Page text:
Never underestimate Agatha Christie’s ability to pull the rug from under your feet. Having read a lot of her novels in my youth but never having seen one of her plays, indeed, not having heard of any of her plays other than The Mousetrap, I was particularly keen to see how her particular brand of murder and mystery transferred to the stage.

Love From a Stranger was originally adapted by Frank Vosper in the 1930s from Christie’s own stage adaptation of a short story, Philomel Cottage. Lucy Bailey, who has had remarkable success with her production of Christie’s Witness for the Prosecution, chose to update this version to the 1950s, an era beautifully reflected in the set, though the characters and the themes are timeless. However, the set does much more than simply place the action historically, as its translucent panels and sliding rooms allow us an insight denied to the characters on the stage. Thus we, the audience, are in the unique position of watching a crime unfold in reverse, with the question being not ‘Who dunnit?’ but ‘When will she realise?’

The ‘she’ in question is Cecily Harrington (Helen Bradbury), friend and flat mate of Mavis (Alice Haig), niece of Aunt Loulou (Nicola Sanderson) and long-time fiancée of Michael (Justin Avoth), who is about to arrive back from the Sudan for their wedding. Unfortunately for Michael, Cecily, who along with Mavis, has just won a substantial sum on a sweepstake, is no longer content with the prospect of a safe marriage, and longs instead for adventure and excitement, both of which sweep into her life in the figure of Bruce Lovell (Sam Frenchum), who offers her exactly what she is looking for.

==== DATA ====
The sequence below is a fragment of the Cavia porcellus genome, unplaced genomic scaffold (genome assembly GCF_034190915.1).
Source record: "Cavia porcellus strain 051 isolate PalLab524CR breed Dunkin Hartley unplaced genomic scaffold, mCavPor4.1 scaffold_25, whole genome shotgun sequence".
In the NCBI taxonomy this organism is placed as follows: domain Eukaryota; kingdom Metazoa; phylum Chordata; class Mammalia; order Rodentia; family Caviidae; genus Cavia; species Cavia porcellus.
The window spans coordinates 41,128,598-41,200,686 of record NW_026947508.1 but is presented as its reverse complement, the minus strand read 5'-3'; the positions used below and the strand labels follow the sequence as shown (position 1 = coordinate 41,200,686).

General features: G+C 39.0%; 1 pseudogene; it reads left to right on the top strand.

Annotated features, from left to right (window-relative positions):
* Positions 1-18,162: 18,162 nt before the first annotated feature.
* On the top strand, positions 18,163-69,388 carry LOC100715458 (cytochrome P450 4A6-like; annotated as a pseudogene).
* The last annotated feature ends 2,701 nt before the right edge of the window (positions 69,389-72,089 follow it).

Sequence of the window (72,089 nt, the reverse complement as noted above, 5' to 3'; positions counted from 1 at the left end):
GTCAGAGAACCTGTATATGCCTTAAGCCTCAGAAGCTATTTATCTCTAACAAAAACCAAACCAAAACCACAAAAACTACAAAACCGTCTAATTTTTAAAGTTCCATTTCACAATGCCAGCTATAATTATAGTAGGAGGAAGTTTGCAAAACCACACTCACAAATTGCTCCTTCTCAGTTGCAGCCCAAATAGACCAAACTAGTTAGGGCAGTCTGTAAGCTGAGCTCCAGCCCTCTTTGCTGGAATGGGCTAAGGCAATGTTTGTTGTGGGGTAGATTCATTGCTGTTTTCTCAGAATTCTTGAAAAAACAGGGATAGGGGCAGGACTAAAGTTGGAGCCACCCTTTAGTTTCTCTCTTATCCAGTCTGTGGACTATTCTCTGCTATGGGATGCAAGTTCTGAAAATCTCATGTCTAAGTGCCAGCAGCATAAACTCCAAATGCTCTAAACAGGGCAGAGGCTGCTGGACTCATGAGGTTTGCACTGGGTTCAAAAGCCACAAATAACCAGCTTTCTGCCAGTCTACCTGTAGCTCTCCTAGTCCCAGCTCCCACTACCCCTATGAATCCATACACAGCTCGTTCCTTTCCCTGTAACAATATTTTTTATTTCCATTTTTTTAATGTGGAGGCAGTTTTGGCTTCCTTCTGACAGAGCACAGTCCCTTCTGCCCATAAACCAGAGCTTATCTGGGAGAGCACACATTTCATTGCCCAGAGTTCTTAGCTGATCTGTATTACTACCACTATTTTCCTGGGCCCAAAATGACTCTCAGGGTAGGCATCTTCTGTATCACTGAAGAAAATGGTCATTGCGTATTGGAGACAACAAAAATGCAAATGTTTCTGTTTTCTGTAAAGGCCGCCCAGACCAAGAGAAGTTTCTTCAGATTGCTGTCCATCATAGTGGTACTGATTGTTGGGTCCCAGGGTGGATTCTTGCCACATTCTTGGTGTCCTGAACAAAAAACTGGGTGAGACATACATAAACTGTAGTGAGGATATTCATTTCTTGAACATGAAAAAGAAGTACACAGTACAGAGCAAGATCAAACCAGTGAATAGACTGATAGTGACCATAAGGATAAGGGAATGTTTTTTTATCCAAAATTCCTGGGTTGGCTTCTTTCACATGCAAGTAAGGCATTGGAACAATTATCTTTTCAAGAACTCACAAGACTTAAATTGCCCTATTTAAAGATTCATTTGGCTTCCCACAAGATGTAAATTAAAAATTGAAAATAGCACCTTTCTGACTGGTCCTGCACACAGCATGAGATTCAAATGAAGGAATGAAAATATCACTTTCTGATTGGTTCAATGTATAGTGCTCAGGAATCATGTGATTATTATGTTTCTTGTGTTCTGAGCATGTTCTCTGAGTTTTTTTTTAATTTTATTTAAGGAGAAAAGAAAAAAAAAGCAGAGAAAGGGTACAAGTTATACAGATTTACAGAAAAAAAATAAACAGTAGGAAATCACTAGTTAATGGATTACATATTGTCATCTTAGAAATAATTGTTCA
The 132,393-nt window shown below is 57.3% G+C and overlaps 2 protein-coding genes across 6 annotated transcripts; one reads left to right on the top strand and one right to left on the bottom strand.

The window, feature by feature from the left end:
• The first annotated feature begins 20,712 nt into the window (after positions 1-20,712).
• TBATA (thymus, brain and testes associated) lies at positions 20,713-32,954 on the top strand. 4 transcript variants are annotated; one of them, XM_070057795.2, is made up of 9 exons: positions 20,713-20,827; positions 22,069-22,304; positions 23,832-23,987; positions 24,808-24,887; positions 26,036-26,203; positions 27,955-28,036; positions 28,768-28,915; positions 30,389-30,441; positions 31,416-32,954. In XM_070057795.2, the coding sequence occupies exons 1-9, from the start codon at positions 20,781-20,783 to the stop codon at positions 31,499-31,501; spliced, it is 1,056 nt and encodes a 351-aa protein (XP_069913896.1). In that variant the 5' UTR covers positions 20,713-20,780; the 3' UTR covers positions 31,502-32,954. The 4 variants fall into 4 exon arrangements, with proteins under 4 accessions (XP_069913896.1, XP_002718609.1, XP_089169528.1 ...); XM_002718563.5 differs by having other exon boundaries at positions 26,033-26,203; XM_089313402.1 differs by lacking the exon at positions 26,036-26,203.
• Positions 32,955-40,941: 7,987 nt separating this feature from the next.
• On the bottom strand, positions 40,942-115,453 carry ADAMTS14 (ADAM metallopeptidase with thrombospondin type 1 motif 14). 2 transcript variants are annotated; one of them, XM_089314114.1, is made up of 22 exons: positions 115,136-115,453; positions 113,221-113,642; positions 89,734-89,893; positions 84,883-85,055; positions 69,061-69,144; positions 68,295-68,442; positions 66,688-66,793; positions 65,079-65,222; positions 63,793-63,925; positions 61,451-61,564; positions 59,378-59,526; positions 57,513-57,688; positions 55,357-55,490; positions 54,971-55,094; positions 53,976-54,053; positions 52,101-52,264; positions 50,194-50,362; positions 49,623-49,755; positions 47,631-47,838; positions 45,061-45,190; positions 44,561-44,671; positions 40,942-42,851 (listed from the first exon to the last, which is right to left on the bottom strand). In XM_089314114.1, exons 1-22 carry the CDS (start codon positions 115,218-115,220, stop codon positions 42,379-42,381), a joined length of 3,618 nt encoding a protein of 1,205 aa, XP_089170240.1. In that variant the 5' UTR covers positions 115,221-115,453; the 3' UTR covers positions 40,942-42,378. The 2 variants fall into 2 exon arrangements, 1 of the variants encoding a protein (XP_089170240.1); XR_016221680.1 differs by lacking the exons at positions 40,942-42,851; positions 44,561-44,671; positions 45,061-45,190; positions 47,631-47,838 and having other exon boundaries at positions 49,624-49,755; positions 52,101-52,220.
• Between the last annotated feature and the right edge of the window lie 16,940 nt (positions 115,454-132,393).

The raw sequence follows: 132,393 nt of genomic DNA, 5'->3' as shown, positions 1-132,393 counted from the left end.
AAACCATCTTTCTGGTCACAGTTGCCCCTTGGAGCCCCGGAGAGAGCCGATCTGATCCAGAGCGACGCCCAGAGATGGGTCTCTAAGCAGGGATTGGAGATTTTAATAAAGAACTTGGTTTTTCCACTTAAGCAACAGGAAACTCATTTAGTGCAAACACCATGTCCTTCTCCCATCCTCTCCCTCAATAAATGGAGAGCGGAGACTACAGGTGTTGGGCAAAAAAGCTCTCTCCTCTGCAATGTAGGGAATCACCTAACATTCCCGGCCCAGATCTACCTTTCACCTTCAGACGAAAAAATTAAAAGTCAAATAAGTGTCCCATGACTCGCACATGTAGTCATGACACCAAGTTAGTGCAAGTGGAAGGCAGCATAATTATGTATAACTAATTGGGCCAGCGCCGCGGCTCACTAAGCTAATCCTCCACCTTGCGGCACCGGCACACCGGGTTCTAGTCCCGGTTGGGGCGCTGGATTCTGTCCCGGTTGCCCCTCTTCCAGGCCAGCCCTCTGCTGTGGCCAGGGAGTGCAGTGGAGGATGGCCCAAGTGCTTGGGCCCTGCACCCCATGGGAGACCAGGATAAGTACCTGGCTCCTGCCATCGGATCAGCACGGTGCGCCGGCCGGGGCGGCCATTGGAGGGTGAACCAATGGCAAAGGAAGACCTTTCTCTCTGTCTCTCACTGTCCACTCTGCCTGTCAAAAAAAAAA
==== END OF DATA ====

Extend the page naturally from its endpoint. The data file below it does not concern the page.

Here, Christie’s remarkable insight into the human psyche and her uncanny ability to build tension come to the fore. Initially, the action has an almost farcical element, with Aunt Loulou’s snobbishness and transparent greed offering some simple humour though Nicola Sanderson cleverly never takes it too far in that direction. Similarly, Helen Bradbury, Alice Haig and Justin Avoth all support Christie’s writing with strong and nuanced performances. We fully empathise with Cecily’s desire for the exotic, we completely understand Mavis’ concern for what she sees as her friend throwing away the chance of a perfectly ‘decent’ life, and we sympathise with Michael’s heartbreak and frustration. And while the minute he appears on the scene we can all see through Bruce Lovell’s charm, that is partly because we have been primed to do so, and it is to Christie’s and the performers’ credit that Cecily’s naivety in falling for him is perfectly believable.

It is in the claustrophobic setting of the second act, though, that the tension really begins to build. Again, the set, the very subtle soundtrack, and the clever use of lighting are an important factor in this. There are still flashes of humour from Molly Logan’s Ethel and Gareth William’s Hodgson who, with Crispin Redman’s Dr Grimble, continue the theme of whether seemingly decent, honest, caring folk will be able to avert the tragedy that the audience has long seen coming.

Is there a twist? Of course there is. We’re talking Agatha Christie here. But you’ll have to find it out for yourself. And in the meantime, you get to enjoy an enthralling and entertaining evening.

Love From a Stranger continues at the Liverpool Playhouse until Saturday 28th April.

Reviewer: Johanna M Roberts

Reviewed: 24th April 2018

North West End Rating: ★★★★